Does This Simple Test Mean Investors Should Avoid Toronto-Dominion Bank?

If I had to choose, I’d say that Toronto-Dominion Bank (TSX: TD)(NYSE: TD) is the best managed bank in Canada.

It’s not that the other banks are bad, they just have a few more weaknesses. CIBC just lost its Aeroplan credit card (to TD, interestingly enough), one of the most popular cards in the country. Bank of Montreal never has any buzz around it. Royal Bank of Canada is a behemoth in Canada, but has failed miserably in the U.S. Bank of Nova Scotia is doing a good job with its Latin America exposure, but investors still view that part of the world as riskier than back home.

Meanwhile, TD is aggressively growing its loan business, recently overtaking RBC as Canada’s largest lender. It’s also doing a nice job with the U.S. side of the business, growing recent earnings there by nearly 10% compared to last year. Even wealth management and investment banking have both seen solid performances lately. And the company is pleased so far with the aforementioned Aeroplan acquisition from CIBC.

Of course, performance is just one factor when it comes to buying a stock. The other is valuation. There are many companies that are good performers that trade at outlandish P/E ratios. TD currently trades at 14 times its last 12 months of earnings, which is a little expensive compared to its peers, but not overly so. The TSX Composite currently trades at a P/E ratio of approximately 17 times, so TD reasonably valued, at least compared to the overall market.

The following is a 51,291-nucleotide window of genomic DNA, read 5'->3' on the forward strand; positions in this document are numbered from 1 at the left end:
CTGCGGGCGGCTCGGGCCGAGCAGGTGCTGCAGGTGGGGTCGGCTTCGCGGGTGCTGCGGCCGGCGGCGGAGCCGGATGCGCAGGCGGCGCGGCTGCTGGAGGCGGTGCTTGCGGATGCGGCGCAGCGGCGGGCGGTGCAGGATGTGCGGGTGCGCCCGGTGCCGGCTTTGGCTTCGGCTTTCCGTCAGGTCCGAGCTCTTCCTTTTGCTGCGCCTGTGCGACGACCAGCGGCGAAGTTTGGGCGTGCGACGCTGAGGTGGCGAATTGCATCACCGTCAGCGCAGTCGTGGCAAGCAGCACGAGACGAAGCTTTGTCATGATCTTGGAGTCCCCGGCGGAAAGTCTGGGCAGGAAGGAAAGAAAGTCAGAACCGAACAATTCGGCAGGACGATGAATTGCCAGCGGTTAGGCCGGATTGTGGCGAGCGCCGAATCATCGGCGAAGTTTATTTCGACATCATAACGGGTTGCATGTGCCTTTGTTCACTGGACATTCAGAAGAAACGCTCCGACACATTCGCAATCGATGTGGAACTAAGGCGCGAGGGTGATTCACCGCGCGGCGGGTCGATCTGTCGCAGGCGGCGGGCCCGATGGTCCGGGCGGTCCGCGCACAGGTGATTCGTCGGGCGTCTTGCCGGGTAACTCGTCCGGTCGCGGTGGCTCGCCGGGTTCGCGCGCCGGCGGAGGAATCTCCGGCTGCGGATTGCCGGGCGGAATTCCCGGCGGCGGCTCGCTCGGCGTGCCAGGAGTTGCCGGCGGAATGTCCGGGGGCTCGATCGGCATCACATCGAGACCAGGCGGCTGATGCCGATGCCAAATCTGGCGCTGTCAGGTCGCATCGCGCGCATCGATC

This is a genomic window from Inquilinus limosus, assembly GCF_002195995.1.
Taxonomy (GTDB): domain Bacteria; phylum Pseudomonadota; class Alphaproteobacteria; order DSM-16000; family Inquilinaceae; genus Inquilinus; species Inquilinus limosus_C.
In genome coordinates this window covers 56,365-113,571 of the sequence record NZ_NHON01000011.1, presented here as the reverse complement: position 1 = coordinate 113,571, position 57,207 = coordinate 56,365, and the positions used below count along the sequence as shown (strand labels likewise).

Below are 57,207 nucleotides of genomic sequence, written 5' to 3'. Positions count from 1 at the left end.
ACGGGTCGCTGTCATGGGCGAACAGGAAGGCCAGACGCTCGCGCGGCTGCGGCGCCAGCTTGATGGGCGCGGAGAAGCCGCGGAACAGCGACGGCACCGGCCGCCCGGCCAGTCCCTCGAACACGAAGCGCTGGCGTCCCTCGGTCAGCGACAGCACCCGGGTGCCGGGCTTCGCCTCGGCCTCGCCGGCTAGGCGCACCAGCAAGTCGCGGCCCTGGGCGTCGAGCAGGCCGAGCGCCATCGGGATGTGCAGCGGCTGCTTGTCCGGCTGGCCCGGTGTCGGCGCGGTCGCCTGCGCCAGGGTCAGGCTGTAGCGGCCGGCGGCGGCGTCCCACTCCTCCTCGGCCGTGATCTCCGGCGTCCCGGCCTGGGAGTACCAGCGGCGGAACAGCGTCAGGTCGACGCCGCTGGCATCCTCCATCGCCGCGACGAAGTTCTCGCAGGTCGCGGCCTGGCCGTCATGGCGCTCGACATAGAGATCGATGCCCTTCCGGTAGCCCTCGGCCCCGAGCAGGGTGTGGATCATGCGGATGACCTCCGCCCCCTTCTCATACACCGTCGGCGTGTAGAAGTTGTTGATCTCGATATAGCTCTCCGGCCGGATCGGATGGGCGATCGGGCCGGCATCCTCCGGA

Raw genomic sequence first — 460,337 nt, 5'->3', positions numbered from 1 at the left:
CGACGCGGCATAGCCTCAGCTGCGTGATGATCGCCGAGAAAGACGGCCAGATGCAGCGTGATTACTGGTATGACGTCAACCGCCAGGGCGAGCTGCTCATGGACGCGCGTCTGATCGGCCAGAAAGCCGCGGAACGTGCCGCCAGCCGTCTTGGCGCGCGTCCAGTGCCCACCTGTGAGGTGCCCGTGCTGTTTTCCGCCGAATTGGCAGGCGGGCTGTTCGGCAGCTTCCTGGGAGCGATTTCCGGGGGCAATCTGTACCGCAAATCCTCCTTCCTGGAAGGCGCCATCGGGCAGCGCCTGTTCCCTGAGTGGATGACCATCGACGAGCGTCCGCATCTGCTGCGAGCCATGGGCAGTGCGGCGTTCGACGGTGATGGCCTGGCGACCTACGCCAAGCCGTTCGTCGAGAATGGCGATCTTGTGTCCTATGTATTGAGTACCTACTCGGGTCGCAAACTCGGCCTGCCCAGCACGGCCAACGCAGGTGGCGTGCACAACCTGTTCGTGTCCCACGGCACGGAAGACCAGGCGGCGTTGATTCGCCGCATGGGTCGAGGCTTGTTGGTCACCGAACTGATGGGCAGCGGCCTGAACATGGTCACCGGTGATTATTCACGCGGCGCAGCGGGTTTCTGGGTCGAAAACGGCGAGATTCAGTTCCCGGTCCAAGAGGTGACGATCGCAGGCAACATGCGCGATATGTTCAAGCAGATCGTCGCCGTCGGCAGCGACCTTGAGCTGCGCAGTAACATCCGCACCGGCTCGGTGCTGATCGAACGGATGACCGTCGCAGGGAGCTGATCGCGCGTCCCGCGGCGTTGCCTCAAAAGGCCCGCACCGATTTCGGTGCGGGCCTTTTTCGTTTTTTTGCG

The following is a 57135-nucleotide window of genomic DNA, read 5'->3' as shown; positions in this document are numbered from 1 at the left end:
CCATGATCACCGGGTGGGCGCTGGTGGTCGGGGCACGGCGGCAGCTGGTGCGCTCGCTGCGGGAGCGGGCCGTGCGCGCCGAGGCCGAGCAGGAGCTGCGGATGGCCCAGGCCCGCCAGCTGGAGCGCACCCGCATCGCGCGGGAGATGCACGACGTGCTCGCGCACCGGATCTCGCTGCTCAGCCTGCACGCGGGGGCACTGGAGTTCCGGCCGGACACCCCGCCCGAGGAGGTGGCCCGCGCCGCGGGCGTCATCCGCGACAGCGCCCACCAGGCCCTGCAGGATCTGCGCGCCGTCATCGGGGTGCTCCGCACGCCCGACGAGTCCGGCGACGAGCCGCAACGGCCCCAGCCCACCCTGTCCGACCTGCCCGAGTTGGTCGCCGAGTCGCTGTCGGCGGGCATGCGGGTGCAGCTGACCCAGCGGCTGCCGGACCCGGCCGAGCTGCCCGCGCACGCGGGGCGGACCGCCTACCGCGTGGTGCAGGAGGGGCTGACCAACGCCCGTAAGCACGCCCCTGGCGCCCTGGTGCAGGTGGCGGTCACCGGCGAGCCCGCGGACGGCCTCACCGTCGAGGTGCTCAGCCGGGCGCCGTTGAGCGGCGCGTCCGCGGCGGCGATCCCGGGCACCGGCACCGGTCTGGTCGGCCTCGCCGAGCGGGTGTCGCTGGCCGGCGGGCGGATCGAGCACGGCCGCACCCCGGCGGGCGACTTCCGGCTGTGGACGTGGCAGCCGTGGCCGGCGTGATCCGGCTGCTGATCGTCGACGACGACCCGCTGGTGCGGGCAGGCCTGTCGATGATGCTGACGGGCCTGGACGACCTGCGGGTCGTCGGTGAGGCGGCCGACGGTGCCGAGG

But bank stocks are usually cheaper than the overall market. They tend to have conservative management, pay moderate to high dividends, and are owned by risk-averse investors. So it’s no surprise that TD shares would trade at a discount to the TSX Composite Index.

So if we can’t compare TD to the rest of the market, what can we compare it to?

How about itself?

There are many ways to go about this, but I chose one that I think is as simple as it is effective. I looked at the company’s dividend yield over the last 11 years, determining what the stock’s yield was when it traded at its yearly low and its yearly high. Let’s take a look at the data and see what it tells us.

Year Dividend Min Price Max Price Yield Range
2004 $0.68 $21.35 $24.96 2.72%-3.19%
2005 $0.79 $24.18 $30.62 2.58%-3.27%
2006 $0.89 $28.16 $34.86 2.55%-3.16%
2007 $1.06 $33.00 $38.18 2.78%-3.21%
2008 $1.18 $20.82 $35.94 3.28%-5.67%
2009 $1.22 $16.62 $33.65 3.63%-7.84%
2010 $1.22 $30.88 $38.00 3.21%-3.95%
2011 $1.30 $34.09 $42.95 3.03%-3.81%
2012 $1.44 $38.44 $42.33 3.40%-3.75%
2013 $1.62 $40.26 $49.84 3.25%-4.02%
2014 $1.84* $47.62 $57.90 3.18%-3.86%

*On pace to pay in 2014

A few observations about the data:

  1. 2008-09 might have been the buying opportunity of a lifetime. Look at those yields!
  2. From 2004-2007 investors were happy with a smaller yield than investors after the financial crisis.
  3. After the financial crisis, TD’s yield has hovered between 3-4%. The yield never dropped below 3% and only rarely dropped below 3.2%.

The data also tells me something else. That I’d avoid TD at these levels.

The reason is simple. It’s trading at the low end of its yield range over the last five years.

TD has a current yield of 3.28%. Sure, the yield hit below that level at least a few times over the last five years, but the pattern is simple. Investors should buy the stock at a yield of 3.75% or better, and sell when it gets below 3.3%.

Or, better yet, just stay on the sidelines until shares approach a 4% yield. Buying and selling shares based on 0.5% of yield isn’t smart. It adds needless trades and transaction costs, plus triggers taxes in unregistered accounts. But by being patient and looking at longer term trends, investors can figure out where an attractive entry point is. It’s not a perfect system, but based on history it seems to work.

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Fool contributor Nelson Smith has no position in any stocks mentioned.

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